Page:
Ukraine Politics

Ukraine

Ukraine: Recession deepens in Q1 throwing scale of bailout into question

June 8, 2015

The Ukrainian economy plummeted in the first quarter of 2015, contracting 17.6% over the same period last year (Q4: -14.8% year-on-year). The result marked a deeper contraction than the Central Bank’s estimate of a 15.0% drop. In addition, the figure shows that the country’s recession is worsening, despite efforts by the Ukrainian government and international agencies to halt the economy’s growth trajectory. The military conflict in the east has pushed the economy into a downward spiral characterized by skyrocketing inflation and double-digit contractions in industrial production; it has also resulted in large amounts of capital flight.

The worse-than-expected drop in the first quarter throws into question the scale and effectiveness of the International Monetary Fund’s (IMF) USD 17.5 billion bailout that was approved on 11 March. The bailout was designed with the assumption of a 5.5% contraction in 2015 and a current account deficit of 1.4% of GDP, however, the drastic drop in Q1 GDP renders the macroeconomic framework of the bailout highly unlikely even under a very optimistic scenario. Moreover, one of the IMF’s conditions to releasing more financing is a successful debt restructuring with private lenders, designed to plug part of Ukraine’s financing gap. However, negotiations have progressed slowly. Ukraine is pushing for a haircut on debt repayments, which has been met by strong resistance from bondholders. In a move viewed largely as a negotiating tacit, the Ukrainian parliament passed a law on 19 May allowing the government the ability to suspend foreign debt payments—in essence, the ability to default if needed.

Complicating matters further, Russia is the second-largest holder of Ukrainian debt and Moscow has refused to participate in the joint restructuring talks. There are legal uncertainties surrounding the status of Russia’s USD 3 billion loan, largely concerning whether it would violate IMF regulations if Ukraine is unable or unwilling to repay it. The payment is due in December and considering Ukraine’s dire financial situation, it is not clear if the country will be able to make good on its loan. Further, given the severe levels of austerity being imposed, political pressures may prevent the government from making the payment, especially since Russia is viewed as the aggressor in the conflict. Significantly, if withholding payment to Russia is considered a violation of IMF regulations, it would be very challenging for the IMF to continue assisting Ukraine going forward.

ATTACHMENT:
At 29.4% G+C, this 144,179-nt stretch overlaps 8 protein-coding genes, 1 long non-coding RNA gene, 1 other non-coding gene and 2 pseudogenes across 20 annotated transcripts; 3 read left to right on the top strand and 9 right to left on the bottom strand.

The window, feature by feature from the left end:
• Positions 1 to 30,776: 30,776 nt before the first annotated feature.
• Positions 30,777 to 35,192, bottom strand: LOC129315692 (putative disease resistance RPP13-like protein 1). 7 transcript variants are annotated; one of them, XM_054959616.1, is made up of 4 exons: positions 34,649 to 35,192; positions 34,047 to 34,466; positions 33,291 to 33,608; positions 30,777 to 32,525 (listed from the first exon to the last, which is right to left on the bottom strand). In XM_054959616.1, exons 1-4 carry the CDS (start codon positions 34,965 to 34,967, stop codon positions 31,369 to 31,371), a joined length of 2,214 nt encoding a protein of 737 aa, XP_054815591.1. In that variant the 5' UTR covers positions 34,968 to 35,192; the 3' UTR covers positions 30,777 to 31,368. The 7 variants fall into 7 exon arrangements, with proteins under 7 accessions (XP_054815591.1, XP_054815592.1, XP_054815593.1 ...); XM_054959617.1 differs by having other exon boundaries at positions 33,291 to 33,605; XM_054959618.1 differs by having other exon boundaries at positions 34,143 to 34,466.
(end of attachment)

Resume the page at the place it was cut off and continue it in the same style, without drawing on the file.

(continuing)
Ukraine’s outlook is grim. The country’s financing gap is large and increasing the already substantial IMF bailout or finding new creditors could be problematic. Moreover, it is unlikely for the economy to turnaround without a lasting resolution to the conflict in the east of the country, but fighting continues to escalate and threatens the shaky progress that has been made toward a deal. Lubomir Mitov, Chief CEE Economist at UniCredit adds:

“While the war and the uncertain prospects for a durable resolution make it virtually impossible to come up with a credible medium-term outlook, the recent sharp deterioration in economic performance has made it very difficult to avoid haircuts if the IMF-mandated debt-servicing targets are to be met. Assuming a frozen conflict for the next two years, Ukraine’s economic and financial situation would remain difficult. Growth should resume in 2016, but is unlikely to exceed 3-4% over the medium term. At this pace, real GDP would return to its 2013 level only by 2022. Meeting the IMF targets – especially on debt service – would require, in our view, a haircut of 35% to 40%, assuming average borrowing costs of 5%.”

The consistent flow of negative news has caused FocusEconomics panelists to downgrade Ukraine’s 2015 economic outlook each month for the past year. Panelists now expect GDP to plummet 7.4% in 2015, which is down 1.1 percentage points from last month’s forecast. For 2016, panelists expect the economy to rebound to a 1.8% expansion.


Author: Angela Bouzanis, Senior Economist

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